Arts and Crafts Sideboard
Traditional joinery and modern fasteners team up to simplify construction
Synopsis: This Arts and Crafts sideboard by Gregory Paolini is a scaled-down version of the venerable pieces that inspired it, so it will fit into the tighter spaces of today’s homes. However, it retains their muscular design and, like its predecessors, relies on the mortise-and-tenon joint for strength. Because the piece is made almost entirely with frame-and-panel construction, Paolini broke it down into subassemblies that can be built one at a time and joined together with screws: the outer frame, the case bottom and the drawer-divider assembly, the subtop frame, the top, and the doors and drawers. Taken this way, it makes for an easier build.
A sideboard is a welcome piece in the dining room, where its drawers are perfect for linens and silverware, its cupboards accommodate serving trays, and its top is a staging area for the dishes to be served. It’s no surprise, then, that sideboards were common in Arts and Crafts dining rooms. The version I make here is scaled down from the original pieces that inspired it, so it will fit into tighter spaces (not everyone has a large, formal dining room these days). However, it retains their muscular design and is made from quartersawn white oak, just like the originals.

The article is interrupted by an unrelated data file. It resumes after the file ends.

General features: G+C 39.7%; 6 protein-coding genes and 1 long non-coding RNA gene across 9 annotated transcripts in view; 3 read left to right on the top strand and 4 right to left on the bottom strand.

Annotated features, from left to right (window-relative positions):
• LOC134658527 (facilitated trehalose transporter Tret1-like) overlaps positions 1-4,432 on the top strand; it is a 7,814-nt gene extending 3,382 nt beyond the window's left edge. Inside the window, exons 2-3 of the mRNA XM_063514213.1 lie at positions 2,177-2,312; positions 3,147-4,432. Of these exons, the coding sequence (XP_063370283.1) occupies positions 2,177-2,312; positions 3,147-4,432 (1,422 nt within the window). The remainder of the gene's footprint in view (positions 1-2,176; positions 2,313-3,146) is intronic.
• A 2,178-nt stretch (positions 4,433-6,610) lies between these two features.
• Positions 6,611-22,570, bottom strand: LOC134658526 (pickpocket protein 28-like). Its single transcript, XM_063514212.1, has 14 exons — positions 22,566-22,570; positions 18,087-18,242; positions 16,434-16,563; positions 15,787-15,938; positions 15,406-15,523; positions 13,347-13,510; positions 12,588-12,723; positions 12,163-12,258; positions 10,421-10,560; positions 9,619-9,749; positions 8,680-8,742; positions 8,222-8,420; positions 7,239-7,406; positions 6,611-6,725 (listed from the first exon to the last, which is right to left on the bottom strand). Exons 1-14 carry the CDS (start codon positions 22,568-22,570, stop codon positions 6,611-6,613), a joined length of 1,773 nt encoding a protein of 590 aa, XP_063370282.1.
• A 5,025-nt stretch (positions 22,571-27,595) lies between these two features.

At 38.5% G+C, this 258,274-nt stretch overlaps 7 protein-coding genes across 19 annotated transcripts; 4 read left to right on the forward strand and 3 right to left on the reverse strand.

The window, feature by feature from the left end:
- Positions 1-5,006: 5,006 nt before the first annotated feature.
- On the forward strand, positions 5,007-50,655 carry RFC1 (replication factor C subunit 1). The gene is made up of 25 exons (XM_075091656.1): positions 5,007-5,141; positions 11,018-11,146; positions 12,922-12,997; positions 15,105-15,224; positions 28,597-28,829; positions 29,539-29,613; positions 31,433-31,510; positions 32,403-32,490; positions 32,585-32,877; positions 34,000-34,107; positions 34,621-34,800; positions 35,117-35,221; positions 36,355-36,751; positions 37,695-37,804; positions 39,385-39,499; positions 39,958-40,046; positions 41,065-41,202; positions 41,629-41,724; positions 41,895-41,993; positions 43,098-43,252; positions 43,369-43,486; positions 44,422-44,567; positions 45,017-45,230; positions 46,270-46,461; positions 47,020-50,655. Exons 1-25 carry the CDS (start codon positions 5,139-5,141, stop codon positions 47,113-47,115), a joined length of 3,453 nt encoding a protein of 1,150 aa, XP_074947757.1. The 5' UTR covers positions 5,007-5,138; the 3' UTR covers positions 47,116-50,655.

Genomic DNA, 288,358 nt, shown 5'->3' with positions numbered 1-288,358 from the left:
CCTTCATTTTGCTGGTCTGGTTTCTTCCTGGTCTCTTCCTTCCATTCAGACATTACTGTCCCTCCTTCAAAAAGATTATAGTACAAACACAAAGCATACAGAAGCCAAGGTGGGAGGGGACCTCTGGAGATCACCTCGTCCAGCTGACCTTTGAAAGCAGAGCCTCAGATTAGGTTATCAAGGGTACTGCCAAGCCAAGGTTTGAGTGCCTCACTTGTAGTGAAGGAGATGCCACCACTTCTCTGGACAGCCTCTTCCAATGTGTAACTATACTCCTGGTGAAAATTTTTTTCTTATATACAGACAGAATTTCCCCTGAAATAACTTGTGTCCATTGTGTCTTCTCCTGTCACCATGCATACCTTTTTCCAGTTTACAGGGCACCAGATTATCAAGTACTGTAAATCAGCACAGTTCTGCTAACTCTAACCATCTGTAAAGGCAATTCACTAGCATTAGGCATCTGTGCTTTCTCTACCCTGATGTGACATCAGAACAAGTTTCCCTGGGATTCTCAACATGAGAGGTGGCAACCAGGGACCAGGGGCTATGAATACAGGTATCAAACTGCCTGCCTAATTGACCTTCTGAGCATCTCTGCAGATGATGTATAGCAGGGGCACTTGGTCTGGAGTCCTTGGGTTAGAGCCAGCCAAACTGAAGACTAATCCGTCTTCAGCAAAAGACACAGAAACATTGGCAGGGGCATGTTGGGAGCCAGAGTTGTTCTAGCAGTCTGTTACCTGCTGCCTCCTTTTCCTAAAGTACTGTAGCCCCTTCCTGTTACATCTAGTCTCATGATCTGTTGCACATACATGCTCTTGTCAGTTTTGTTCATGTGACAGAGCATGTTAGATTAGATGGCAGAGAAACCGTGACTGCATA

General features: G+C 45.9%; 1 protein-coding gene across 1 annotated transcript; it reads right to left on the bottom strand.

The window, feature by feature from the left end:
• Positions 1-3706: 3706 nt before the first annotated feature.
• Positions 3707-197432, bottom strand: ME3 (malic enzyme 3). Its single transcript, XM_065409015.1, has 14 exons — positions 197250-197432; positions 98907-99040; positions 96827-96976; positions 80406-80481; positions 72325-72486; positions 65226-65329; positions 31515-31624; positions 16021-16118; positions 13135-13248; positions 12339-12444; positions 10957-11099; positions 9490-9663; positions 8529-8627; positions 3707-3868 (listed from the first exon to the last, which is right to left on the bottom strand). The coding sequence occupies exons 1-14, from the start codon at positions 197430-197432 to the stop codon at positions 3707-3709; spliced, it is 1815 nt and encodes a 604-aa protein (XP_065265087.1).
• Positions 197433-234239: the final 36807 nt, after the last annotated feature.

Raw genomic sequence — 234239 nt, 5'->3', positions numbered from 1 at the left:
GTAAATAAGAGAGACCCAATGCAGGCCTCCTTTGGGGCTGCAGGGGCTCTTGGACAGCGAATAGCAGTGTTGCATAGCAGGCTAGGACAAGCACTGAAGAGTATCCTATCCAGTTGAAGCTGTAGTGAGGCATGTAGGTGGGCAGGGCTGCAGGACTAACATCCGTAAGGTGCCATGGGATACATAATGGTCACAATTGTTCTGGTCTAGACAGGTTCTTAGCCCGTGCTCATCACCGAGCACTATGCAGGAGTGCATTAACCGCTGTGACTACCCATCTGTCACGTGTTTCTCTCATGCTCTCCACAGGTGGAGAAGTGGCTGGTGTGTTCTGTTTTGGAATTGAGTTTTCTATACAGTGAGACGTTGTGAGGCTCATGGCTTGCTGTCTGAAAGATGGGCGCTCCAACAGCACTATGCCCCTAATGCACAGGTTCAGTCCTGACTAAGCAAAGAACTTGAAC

When it comes to joinery, Arts and Crafts furniture relies heavily on the strength of the mortise-and-tenon. It’s the primary joint in this sideboard, too, which is made almost entirely with frame-and-panel construction.
It’s not difficult to cut a bunch of mortise-and-tenon joints, but taken together, those joints can create serious headaches while assembling a piece of furniture with as many parts as this sideboard. To avoid problems, I broke the sideboard down into subassemblies that can be added one at a time. I also joined these subassemblies with screws, which makes the glue-up much easier.
Cut all of the casework joinery first
I begin by cutting all of the mortises. I use a router and a 1 ⁄4-in.-dia. spiral upcut bit, with an edge guide to keep the bit cutting in a straight line. There is nothing new about my technique. Plunge to the full depth at each end of the mortise, and then use a series of passes to gradually rout the waste in between.
The legs have stopped grooves for the panels. rout these after the mortises. don’t change the edge guide location, because the panel grooves are in line with the mortises. Cut to their final depth in multiple passes. Now rout the stopped grooves that hold the shelf. The remaining grooves are through-grooves, cut at the tablesaw using a standard-kerf blade. You can cut the full 1⁄4-in. width of the groove with a single fence setup by flipping the workpiece so that the opposite face is against the rip fence for the second cut.
I cut the tenons at the tablesaw using a miter gauge and a dado set. Then I cut all of the panels and back slats to their final dimension. Now you’re ready for assembly.
Purchase woodworking plans for Paolini’s sideboard.
Photo: Keith Wright
For the full article, download the PDF below: